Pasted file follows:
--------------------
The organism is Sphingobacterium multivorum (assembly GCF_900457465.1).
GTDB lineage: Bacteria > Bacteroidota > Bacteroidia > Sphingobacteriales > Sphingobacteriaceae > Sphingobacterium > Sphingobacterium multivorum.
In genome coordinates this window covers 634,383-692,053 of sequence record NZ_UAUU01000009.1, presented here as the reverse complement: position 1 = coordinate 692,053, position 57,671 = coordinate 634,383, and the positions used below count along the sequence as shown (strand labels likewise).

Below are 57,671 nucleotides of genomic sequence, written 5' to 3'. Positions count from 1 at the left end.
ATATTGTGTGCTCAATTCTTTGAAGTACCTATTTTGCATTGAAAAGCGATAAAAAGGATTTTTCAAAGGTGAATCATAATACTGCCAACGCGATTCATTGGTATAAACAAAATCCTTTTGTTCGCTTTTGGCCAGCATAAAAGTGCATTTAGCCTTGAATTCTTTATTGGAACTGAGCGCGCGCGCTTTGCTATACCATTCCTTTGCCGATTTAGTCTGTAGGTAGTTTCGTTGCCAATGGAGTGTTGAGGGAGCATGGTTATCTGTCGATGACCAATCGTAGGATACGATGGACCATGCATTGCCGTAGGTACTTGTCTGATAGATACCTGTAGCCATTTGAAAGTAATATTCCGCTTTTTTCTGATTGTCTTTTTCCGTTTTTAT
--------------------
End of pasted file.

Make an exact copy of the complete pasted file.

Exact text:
The organism is Sphingobacterium multivorum (assembly GCF_900457465.1).
GTDB lineage: Bacteria > Bacteroidota > Bacteroidia > Sphingobacteriales > Sphingobacteriaceae > Sphingobacterium > Sphingobacterium multivorum.
In genome coordinates this window covers 634,383-692,053 of sequence record NZ_UAUU01000009.1, presented here as the reverse complement: position 1 = coordinate 692,053, position 57,671 = coordinate 634,383, and the positions used below count along the sequence as shown (strand labels likewise).

Below are 57,671 nucleotides of genomic sequence, written 5' to 3'. Positions count from 1 at the left end.
ATATTGTGTGCTCAATTCTTTGAAGTACCTATTTTGCATTGAAAAGCGATAAAAAGGATTTTTCAAAGGTGAATCATAATACTGCCAACGCGATTCATTGGTATAAACAAAATCCTTTTGTTCGCTTTTGGCCAGCATAAAAGTGCATTTAGCCTTGAATTCTTTATTGGAACTGAGCGCGCGCGCTTTGCTATACCATTCCTTTGCCGATTTAGTCTGTAGGTAGTTTCGTTGCCAATGGAGTGTTGAGGGAGCATGGTTATCTGTCGATGACCAATCGTAGGATACGATGGACCATGCATTGCCGTAGGTACTTGTCTGATAGATACCTGTAGCCATTTGAAAGTAATATTCCGCTTTTTTCTGATTGTCTTTTTCCGTTTTTAT